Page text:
The 2015 Nobel Peace Prize went to the National Dialogue Quartet in Tunisia.
The prize was awarded to the group “for its decisive contribution to the building of a pluralistic democracy in Tunisia in the wake of the Jasmine Revolution of 2011”.
The National Dialogue Quartet consists of four organisations in Tunisian civil society – the Tunisian General Labour Union (UGTT, Union Générale Tunisienne du Travail), the Tunisian Confederation of Industry, Trade and Handicrafts (UTICA, Union Tunisienne de l’Industrie, du Commerce et de l’Artisanat), the Tunisian Human Rights League (LTDH, La Ligue Tunisienne pour la Défense des Droits de l’Homme), and the Tunisian Order of Lawyers (Ordre National des Avocats de Tunisie)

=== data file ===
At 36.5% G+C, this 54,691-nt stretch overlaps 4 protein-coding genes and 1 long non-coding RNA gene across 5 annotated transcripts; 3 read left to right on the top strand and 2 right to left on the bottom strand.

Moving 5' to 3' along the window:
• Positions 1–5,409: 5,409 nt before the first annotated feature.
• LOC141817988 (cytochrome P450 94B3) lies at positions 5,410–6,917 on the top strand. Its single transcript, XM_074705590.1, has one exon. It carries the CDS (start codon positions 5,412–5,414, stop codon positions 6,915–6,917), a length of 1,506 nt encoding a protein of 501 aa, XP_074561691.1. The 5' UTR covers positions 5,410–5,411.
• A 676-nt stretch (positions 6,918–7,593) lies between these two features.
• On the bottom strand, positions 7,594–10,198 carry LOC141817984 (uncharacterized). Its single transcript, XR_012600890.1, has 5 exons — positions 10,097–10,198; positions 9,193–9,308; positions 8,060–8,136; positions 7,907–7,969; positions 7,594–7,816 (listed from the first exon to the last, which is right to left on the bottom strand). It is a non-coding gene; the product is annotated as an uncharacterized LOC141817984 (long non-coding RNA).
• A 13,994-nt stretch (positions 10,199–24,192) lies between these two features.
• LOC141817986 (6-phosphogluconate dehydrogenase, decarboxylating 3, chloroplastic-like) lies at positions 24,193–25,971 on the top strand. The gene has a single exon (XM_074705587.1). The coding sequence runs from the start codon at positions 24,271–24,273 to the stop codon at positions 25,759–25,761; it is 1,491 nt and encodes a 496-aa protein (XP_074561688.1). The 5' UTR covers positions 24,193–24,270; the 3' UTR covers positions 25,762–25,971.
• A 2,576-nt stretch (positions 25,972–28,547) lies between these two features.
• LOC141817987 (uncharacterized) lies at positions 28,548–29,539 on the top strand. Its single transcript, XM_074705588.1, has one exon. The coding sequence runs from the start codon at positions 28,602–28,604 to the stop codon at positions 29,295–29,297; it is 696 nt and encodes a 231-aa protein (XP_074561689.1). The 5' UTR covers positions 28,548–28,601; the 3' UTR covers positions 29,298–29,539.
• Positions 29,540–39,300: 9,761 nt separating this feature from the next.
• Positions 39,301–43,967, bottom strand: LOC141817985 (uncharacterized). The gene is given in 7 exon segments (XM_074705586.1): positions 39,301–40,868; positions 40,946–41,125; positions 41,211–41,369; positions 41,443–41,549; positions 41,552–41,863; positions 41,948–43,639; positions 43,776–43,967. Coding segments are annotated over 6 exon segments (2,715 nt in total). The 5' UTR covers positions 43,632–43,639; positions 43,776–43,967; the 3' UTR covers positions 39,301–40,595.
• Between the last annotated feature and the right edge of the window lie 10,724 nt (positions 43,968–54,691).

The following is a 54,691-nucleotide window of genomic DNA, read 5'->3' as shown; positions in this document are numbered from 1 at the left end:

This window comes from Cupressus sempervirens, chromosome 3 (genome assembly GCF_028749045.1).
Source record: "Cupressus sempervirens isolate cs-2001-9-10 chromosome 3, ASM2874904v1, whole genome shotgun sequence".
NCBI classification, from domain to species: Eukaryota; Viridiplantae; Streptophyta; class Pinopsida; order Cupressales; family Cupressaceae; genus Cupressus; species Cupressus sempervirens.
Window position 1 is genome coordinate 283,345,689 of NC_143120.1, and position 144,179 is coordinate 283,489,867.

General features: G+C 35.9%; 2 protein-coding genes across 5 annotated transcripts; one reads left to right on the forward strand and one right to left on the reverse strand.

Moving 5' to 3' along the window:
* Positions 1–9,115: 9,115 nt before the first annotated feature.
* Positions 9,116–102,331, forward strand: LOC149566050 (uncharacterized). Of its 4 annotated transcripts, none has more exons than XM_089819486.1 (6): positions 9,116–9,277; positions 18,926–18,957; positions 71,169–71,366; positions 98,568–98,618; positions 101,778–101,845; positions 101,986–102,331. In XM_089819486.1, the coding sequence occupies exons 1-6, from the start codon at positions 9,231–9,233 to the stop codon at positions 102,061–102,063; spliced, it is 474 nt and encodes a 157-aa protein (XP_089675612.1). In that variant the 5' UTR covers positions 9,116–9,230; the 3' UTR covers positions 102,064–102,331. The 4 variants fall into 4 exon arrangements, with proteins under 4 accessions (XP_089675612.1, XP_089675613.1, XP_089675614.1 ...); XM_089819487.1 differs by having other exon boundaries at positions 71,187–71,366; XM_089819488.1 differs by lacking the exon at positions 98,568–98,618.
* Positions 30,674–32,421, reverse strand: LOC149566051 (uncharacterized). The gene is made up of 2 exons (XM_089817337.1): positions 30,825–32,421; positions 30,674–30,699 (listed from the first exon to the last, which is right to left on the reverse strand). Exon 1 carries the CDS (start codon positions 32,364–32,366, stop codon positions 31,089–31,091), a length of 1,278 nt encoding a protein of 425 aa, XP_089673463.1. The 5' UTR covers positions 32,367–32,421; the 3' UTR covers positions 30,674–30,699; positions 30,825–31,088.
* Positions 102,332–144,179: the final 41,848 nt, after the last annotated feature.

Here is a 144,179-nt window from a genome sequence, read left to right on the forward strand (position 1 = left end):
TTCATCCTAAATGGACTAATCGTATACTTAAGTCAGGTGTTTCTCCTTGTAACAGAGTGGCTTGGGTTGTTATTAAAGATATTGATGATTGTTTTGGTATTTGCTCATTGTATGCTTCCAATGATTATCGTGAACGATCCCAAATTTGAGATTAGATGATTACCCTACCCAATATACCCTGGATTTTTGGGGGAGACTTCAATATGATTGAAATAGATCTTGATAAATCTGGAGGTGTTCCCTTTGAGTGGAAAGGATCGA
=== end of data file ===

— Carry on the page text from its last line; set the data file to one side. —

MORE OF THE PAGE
After the Arab Spring in Tunisia in 2010-2011, the Quartet paved the way for a peaceful dialogue between the citizens.
“The Quartet was formed in the summer of 2013 when the democratisation process was in danger of collapsing as a result of political assassinations and widespread social unrest. It established an alternative, peaceful political process at a time when the country was on the brink of civil war. It was thus instrumental in enabling Tunisia, in the space of a few years, to establish a constitutional system of government guaranteeing fundamental rights for the entire population, irrespective of gender, political conviction or religious belief,” said a statement released by the Norwegian Nobel Committee.
“The National Dialogue Quartet must be given much of the credit for this achievement and for ensuring that the benefits of the Jasmine Revolution have not been lost,” the statement added.